3. Patrick

    December 02, 2009 11:42 PM

    Actually, more or less this same thing was studied in brief a few months ago on Baseball Think Factory, in a post by Dan Szymborski.

    Ahhh… The “Stochastinator”, my favorite made up word from the world of sabermetrics. ๐Ÿ™‚

    From the looks of this, he found – in a theoretical study – essentially the same thing you found in your real world one.

    You essentially won’t win any games when a pitcher gives up 14 runs per nine, but you’ll hardly win any games when a pitcher gives up 7 either, so you’d much rather have a pitcher who gives up 1 run, then 14, than one who gives up around 7 every time.

  4. Patrick

    December 02, 2009 11:55 PM

    One other thought:

    I wonder if inconsistency is a “skill”, IE, is it repeatable? Does it correlate year to year?

    So, in your chosen measure, is the SD in a players game score something that correlates from year to you?

    I bet that correlation exists but could be very, very weak.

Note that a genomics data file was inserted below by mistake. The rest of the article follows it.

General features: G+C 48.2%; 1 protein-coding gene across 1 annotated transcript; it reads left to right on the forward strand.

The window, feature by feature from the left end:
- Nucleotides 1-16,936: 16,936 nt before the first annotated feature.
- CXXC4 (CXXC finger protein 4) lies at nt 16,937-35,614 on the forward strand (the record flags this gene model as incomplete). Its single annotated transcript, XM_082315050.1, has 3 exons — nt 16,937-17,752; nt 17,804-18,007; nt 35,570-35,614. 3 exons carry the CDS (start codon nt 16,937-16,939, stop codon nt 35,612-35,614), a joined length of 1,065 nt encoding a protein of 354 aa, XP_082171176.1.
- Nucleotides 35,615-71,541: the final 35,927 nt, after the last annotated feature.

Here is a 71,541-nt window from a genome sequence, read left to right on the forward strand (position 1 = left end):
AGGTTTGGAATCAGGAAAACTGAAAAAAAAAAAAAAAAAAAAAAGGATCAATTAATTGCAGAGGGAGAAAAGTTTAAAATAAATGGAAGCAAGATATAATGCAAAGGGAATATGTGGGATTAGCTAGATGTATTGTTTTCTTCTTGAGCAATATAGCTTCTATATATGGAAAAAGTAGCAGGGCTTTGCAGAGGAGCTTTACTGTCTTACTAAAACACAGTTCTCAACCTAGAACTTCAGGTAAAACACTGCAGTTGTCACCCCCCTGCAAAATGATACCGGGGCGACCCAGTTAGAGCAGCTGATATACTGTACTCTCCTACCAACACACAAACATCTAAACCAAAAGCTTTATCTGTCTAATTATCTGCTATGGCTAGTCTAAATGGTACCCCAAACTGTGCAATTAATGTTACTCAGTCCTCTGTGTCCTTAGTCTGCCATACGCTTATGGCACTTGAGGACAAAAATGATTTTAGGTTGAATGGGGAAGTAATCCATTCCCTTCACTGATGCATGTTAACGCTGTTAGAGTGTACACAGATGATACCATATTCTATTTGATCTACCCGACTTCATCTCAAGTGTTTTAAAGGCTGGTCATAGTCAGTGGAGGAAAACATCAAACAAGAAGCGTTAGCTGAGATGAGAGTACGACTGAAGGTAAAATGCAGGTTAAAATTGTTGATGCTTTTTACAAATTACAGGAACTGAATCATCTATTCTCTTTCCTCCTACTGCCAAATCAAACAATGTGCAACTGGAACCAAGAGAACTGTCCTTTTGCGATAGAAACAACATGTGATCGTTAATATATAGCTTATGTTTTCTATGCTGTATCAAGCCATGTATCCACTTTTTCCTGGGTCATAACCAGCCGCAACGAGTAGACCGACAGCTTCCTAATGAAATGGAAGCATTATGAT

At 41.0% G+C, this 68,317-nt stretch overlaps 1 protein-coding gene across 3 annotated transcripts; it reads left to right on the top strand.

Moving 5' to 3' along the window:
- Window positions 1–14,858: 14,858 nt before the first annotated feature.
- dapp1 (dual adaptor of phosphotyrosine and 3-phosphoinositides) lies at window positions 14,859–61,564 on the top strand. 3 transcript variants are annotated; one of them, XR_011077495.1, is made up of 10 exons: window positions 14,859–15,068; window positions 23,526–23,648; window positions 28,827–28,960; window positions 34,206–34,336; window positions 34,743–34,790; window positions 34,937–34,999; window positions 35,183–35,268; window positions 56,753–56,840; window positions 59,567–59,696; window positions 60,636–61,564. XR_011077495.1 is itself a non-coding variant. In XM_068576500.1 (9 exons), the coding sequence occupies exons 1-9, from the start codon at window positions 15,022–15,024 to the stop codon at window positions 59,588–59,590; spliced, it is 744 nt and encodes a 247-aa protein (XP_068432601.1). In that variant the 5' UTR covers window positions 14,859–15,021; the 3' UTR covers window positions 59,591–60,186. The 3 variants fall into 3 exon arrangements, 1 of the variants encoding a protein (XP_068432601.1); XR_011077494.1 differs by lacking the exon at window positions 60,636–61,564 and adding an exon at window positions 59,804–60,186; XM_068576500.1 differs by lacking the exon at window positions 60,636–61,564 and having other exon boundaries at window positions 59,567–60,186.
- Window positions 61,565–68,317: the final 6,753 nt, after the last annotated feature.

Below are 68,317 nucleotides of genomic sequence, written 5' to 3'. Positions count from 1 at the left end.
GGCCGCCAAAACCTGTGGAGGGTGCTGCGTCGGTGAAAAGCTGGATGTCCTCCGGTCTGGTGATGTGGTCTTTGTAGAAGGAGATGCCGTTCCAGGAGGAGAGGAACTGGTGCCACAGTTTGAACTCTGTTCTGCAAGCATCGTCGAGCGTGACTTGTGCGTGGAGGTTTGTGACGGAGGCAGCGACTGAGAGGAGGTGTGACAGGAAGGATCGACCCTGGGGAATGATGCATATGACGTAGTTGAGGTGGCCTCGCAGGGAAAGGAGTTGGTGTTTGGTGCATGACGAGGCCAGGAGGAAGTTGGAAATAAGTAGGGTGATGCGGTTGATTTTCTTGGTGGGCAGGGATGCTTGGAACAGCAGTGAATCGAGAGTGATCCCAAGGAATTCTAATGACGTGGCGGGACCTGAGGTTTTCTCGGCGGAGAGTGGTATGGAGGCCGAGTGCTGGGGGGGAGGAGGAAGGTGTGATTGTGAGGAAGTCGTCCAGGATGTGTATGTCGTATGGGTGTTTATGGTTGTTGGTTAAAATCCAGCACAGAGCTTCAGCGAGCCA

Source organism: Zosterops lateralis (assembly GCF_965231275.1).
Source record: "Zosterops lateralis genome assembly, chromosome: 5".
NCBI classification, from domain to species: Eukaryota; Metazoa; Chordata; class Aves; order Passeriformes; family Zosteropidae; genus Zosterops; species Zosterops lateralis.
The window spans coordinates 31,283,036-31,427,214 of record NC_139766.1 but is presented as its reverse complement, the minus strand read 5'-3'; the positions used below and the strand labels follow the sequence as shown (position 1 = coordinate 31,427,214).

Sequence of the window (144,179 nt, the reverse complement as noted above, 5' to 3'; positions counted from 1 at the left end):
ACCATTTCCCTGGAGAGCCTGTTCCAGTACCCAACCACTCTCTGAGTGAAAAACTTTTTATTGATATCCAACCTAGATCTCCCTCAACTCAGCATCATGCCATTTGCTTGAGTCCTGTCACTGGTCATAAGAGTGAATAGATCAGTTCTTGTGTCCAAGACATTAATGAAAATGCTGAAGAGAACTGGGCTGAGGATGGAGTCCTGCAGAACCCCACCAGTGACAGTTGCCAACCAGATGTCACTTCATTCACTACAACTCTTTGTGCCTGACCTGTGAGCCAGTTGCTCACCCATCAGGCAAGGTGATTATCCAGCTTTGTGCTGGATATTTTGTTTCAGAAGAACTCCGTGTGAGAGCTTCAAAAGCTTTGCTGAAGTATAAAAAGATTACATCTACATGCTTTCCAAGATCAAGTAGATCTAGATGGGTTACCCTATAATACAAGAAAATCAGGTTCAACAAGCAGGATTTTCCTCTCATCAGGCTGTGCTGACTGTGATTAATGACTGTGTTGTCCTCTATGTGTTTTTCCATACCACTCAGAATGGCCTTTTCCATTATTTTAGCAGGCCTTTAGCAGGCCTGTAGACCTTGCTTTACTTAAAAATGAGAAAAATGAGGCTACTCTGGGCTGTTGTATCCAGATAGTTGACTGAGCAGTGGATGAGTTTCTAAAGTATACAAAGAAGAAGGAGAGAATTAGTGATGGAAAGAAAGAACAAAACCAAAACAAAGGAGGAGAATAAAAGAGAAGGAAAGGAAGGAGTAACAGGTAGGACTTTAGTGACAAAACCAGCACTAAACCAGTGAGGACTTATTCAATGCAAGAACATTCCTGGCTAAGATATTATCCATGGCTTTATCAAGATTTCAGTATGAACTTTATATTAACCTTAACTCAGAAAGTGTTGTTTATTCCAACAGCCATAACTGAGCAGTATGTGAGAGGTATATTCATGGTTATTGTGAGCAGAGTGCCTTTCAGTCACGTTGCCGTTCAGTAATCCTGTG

5. Patrick

    December 02, 2009 11:55 PM

    That should be “year to year”, not “year to you”… Oops.

  6. Bill Baer

    December 03, 2009 02:35 AM


    The ubiquitous Eric Seidman e-mailed me after I posted this. He too studied the same thing in a similar fashion.

    To quote his message about his findings:

    1) Consistency doesn’t really correlate to success on any level–inconsistent guys were just as likely to have good numbers as consistent guys

    2) Consistency itself is inconsistent. Over a multi-year span, running an intra-class correlation, pitchers consistent one year were in no way guaranteed to be consistent moving forward, meaning it is not a repeatable skill.

  7. Patrick

    December 04, 2009 12:45 AM

    Ahh, thanks Bill!

    That’s exactly what I was wondering. Interesting…

    So, no point to trying to sign inconsistent bad pitchers! They might just have to settle for trying to sign GOOD pitchers…

  8. Bill Baer

    December 04, 2009 06:58 AM

    Well, if you have two bad pitchers of equivalent skill, you’re actually better off (theoretically) signing the inconsistent one.

Next ArticleFanGraphs: Fan Projections